With a constrained-random, coverage driven approach, engineers write high-level constraints that describe realistic input scenarios for the design. The advanced verification tools and verification IP will use these constraints to automatically generate many thousands of tests–even tests that the engineer didn’t think of–to verify the design. Functional coverage is used to guide verification and measure progress. The result is that verification quality targets can more easily be met prior to tape-out, even for the most complex designs. The Reference Verification Methodology that can be used to implement a constrained random verification environment is built on a reusable infrastructure, which enables tests at a block level to be reused at the block level, subsystem level and across multiple projects. RVM-driven verification IP means the designer writes a minimal number of tests, which in turn generates thousands of tests, fully stressing the block or subsystem with realistic bus traffic. The Synopsys RVM based environment provides a uniform interface to all verification components so the environment is easy to understand and can be quickly reused across other projects.
Fig 3: Block level verification using DesignWare verification IP for AMBA 3 AXI.
To accelerate the verification of an AMBA 3 AXI protocol base system, the DesignWare Verification IP should be used to verify individual component interfaces, employed at the subsystem, and then finally at the full system level. At the block level the verification IP is used to generate efficient and accurate stimuli to test the applications of the AMBA 3 AXI interface. The tests created at this level will be able to be re-run at the subsystem level if the tests are written according to the RVM guidelines. Since the DesignWare Verification IP for AMBA 3 AXI is “AMBA 3 Assured” certified, the designer has increased confidence in the quality of the verification process.
Efficient verification of an initial AMBA 3 AXI based subsystem is achieved by replacing a number of the loosely coupled IP and design blocks with the DesignWare Verification IP. This enables the interconnections, transactions and features to be quickly verified and a set of robust high coverage tests to be created. DesignWare Verification IP masters and slaves are used to replace the components and then the master VIP is used to create both directed and constrained random verification transactions. This method allows fast creation of subsystem stimuli and responses that will quickly flush out any design interconnection issues. The monitor in the DesignWare Verification IP is used to check the compliance to the AMBA specification and provide direct hooks for the testbench-based scoreboard.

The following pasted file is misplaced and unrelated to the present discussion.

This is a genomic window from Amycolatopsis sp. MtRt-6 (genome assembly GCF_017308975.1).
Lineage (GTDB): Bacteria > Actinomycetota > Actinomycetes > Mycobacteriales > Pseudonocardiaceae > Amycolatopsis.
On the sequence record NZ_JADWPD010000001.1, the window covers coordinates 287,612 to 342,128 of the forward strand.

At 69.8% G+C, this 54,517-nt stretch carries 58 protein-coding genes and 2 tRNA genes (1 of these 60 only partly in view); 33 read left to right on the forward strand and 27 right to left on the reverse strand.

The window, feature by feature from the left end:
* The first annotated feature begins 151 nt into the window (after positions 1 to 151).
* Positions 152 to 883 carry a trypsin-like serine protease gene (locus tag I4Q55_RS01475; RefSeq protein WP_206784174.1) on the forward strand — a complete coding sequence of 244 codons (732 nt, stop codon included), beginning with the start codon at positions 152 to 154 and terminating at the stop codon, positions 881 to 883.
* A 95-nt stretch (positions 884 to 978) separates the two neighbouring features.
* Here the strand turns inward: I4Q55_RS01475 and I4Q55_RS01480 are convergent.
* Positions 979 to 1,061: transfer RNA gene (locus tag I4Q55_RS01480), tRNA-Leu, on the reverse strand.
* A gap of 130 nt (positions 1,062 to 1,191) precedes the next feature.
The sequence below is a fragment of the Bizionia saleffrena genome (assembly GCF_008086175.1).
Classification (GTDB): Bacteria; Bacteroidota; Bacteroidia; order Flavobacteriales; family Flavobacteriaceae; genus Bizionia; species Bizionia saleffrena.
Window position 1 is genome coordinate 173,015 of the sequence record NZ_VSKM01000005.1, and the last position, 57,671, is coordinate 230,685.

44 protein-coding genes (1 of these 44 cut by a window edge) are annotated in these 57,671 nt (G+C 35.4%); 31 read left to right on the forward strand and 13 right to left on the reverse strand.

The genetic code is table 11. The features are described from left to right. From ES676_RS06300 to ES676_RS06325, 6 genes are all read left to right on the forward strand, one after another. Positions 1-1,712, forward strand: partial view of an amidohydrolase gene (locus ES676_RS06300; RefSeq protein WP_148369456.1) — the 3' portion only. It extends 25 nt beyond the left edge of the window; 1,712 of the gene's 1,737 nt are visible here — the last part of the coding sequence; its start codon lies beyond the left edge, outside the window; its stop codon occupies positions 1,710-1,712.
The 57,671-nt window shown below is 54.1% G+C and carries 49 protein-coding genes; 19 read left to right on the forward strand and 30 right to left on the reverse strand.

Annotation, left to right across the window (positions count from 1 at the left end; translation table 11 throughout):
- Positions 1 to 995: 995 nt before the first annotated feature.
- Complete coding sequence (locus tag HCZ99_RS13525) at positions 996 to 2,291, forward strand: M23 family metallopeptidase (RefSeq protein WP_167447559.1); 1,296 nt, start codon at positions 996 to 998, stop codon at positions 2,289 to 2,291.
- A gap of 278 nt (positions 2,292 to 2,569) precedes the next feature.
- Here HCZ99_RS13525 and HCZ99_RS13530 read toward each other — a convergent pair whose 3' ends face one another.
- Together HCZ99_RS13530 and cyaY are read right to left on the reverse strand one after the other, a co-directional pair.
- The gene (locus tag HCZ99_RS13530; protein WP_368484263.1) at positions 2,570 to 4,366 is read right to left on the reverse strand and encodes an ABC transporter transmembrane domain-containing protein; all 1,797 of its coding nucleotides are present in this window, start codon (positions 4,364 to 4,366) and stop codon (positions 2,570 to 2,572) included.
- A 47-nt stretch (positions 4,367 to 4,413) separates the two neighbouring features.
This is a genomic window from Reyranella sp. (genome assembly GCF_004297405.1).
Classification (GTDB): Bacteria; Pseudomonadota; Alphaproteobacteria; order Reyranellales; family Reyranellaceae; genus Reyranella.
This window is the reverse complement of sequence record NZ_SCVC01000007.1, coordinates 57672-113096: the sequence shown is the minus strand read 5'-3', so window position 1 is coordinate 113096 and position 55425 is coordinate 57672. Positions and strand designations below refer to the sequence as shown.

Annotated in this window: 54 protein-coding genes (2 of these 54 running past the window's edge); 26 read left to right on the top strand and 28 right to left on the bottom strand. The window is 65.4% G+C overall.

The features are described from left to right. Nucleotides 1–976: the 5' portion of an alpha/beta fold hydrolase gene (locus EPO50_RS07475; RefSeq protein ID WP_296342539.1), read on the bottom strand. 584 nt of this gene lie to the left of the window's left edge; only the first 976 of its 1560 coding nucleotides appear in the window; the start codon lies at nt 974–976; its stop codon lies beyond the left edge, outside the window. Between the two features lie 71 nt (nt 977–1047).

Click to enlarge
Fig 4: Building a Subsystem verification Environment using DesignWare Verification IP.
A scoreboard is essentially a block of testbench code which provides an automatic and intelligent way to track transactions, coverage and data flow. For data, it can be set up to track the source golden data and compare it with the destination data to create a pass fail criteria for the tested data path. The scoreboard is directly linked to the DesignWare Verification IP monitors enabling all transaction and coverage data to be extracted, captured and verified. One of the advantages of using the DesignWare Verification IP monitors is that the same scoreboard-based verification environment continues to function when the master and slave verification IP blocks are removed and replaced with the actual RTL for system level testing. When the monitors are passive components, they can be used throughout the verification cycle.
To further speed up the verification task, assertion IP should also be included into the block and subsystem level environment to enable the use of formal and hybrid formal verification tools such as the Synopsys Magellan™ tool. Both the verification IP and the assertion IP should be included in the verification environment. The verification IP monitor provides the advanced simulation features like cross-port coverage and scoreboard notification support. Since ARM supplies and defines the assertion IP as the executable specification, it can be used as the golden reference. All the DesignWare Verification IP components have been verified against the ARM supplied assertion IP as part of the “AMBA 3 Assured” certification process. In addition, the monitor in the DesignWare Verification IP helps determine when the verification is complete by tracking and logging each transaction, providing coverage information, and giving errors and warnings of protocol violations.